Project DescriptionThe laboratory is located on the 9th floor of the Translational Research Center part of the University of Pennsylvania Perelman Center for Advanced Medicine. The laboratory, designed by the architects at Studio of Metropolitan Design, is biologically secure and constructed specifically to study arthropods, in particular Carpenter ants Camponotus floridanus and Camponotus tortuganus and the Indian jumping ant Harpegnathos saltator.
Major objectives and activities (arthropods, plant pathogens, noxious weeds, biological control agents, etc.)
The facility will be used for research into the epigenetic basis of the behavior and aging of ants. For example, we will measure and compare aspects of chromatin structure along with gene expression levels among ants grouped by caste, behavioral repertoire, age, etc. We will also deliver drugs to ants orally or by injection to attempt to manipulate behavior and lifespan.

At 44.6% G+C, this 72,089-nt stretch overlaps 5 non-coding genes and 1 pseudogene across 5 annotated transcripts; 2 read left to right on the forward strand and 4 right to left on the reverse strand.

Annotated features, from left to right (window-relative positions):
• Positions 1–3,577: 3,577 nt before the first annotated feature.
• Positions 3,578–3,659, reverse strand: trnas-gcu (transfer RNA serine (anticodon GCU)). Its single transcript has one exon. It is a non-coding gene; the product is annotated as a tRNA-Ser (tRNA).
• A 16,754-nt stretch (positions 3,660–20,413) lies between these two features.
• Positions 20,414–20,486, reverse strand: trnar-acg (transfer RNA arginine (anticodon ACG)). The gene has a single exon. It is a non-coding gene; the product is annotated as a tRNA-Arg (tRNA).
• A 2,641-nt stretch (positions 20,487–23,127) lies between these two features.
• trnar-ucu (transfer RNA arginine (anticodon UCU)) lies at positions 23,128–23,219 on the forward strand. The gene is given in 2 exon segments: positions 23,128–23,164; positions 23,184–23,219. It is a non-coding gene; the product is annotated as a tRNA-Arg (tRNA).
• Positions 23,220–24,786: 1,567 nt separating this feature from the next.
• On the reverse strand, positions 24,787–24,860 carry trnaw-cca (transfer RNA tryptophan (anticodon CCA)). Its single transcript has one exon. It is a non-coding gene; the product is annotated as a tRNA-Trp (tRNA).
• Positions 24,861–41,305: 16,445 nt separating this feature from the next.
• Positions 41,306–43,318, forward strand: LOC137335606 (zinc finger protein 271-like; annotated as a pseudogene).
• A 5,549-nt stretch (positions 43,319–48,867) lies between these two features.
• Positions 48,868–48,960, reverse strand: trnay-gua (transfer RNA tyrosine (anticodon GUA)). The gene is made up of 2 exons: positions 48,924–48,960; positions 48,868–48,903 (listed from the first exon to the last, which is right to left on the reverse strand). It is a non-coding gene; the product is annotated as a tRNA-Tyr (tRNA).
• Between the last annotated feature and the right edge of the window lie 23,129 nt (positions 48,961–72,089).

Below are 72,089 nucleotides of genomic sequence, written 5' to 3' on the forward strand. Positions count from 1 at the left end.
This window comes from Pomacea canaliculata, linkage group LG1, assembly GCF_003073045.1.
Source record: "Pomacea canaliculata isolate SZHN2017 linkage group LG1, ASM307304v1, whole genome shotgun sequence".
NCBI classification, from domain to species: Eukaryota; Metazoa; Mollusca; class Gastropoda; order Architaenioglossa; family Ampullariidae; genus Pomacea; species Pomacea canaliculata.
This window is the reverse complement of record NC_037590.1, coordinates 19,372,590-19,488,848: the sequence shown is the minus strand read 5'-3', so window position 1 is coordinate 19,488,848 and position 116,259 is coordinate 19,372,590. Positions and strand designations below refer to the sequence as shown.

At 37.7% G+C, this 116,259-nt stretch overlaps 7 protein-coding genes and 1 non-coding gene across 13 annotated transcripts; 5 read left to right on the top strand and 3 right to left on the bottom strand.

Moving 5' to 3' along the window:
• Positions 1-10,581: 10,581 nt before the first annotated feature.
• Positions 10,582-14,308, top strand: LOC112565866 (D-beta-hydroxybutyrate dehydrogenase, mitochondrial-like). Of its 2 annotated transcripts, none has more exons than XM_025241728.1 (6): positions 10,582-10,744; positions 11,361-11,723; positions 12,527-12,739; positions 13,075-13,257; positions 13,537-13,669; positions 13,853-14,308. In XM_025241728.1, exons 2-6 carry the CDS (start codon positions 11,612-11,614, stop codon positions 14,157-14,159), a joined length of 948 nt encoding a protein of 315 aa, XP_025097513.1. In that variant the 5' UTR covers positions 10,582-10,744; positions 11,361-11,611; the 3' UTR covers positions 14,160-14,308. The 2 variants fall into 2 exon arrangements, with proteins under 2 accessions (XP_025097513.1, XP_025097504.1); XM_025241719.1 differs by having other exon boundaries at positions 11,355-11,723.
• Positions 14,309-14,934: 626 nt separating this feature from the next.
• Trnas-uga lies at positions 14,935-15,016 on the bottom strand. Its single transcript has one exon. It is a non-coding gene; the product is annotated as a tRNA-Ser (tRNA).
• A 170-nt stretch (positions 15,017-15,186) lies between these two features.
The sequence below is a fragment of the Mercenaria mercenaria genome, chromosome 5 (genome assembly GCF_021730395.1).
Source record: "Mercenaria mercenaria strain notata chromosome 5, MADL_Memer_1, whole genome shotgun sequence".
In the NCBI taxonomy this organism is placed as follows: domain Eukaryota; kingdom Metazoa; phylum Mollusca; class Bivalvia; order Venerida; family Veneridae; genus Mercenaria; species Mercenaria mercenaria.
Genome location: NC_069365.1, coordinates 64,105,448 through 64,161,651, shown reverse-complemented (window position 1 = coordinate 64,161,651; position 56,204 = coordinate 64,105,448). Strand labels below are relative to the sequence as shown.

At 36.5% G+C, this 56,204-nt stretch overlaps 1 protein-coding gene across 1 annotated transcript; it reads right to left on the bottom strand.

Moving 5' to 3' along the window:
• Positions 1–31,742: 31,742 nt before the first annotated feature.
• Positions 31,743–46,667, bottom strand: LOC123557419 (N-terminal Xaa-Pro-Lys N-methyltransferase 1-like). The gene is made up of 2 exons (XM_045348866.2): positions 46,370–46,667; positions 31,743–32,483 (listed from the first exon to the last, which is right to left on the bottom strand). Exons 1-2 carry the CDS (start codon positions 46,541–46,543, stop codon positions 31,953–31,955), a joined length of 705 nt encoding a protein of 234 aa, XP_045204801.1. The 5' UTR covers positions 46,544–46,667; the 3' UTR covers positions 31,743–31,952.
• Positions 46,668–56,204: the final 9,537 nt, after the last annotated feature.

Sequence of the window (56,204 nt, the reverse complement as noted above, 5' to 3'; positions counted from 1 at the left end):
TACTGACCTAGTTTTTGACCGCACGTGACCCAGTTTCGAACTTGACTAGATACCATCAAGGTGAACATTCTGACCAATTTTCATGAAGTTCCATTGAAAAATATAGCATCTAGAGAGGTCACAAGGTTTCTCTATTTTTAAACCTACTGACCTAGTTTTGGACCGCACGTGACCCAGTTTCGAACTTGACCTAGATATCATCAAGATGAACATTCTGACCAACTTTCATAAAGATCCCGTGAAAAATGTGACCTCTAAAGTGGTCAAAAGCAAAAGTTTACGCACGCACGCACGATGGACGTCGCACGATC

The carpenter ants Camponotus floridanus and Camponotus tortuganus are relatively large (5-10mm) arboreal ant species that are endemic throughout the state of Florida, USA. They prefer habitating in decomposing wood found in moist environments, such as coastal drift wood. The jumping ant Harpegnathos saltator is a large (~20mm) carnivorous ant found in India, Sri Lanka, and Southeast Asia.
This species belongs to a subfamily in which caste specialization, in particular reproductive division of labor, is limited. Consequently, non-reproductive workers can transition into a reproductive developmental state following death or removal of an existing reproductive queen from the colony.
The epigenetics of behavior and longevity in ants:
The laboratory of Shelley Berger focuses on mechanisms that regulate gene expression with a special emphasis on how the DNA-packaging structure of chromatin is manipulated during genomic processes. The lab has recently begun to investigate how chromatin structure regulates complex phenotypes at the whole-organism level using ants as a model. Ants provide an excellent study system because individuals within a colony are highly related genetically but exhibit striking differences in morphology, behavior, and longevity.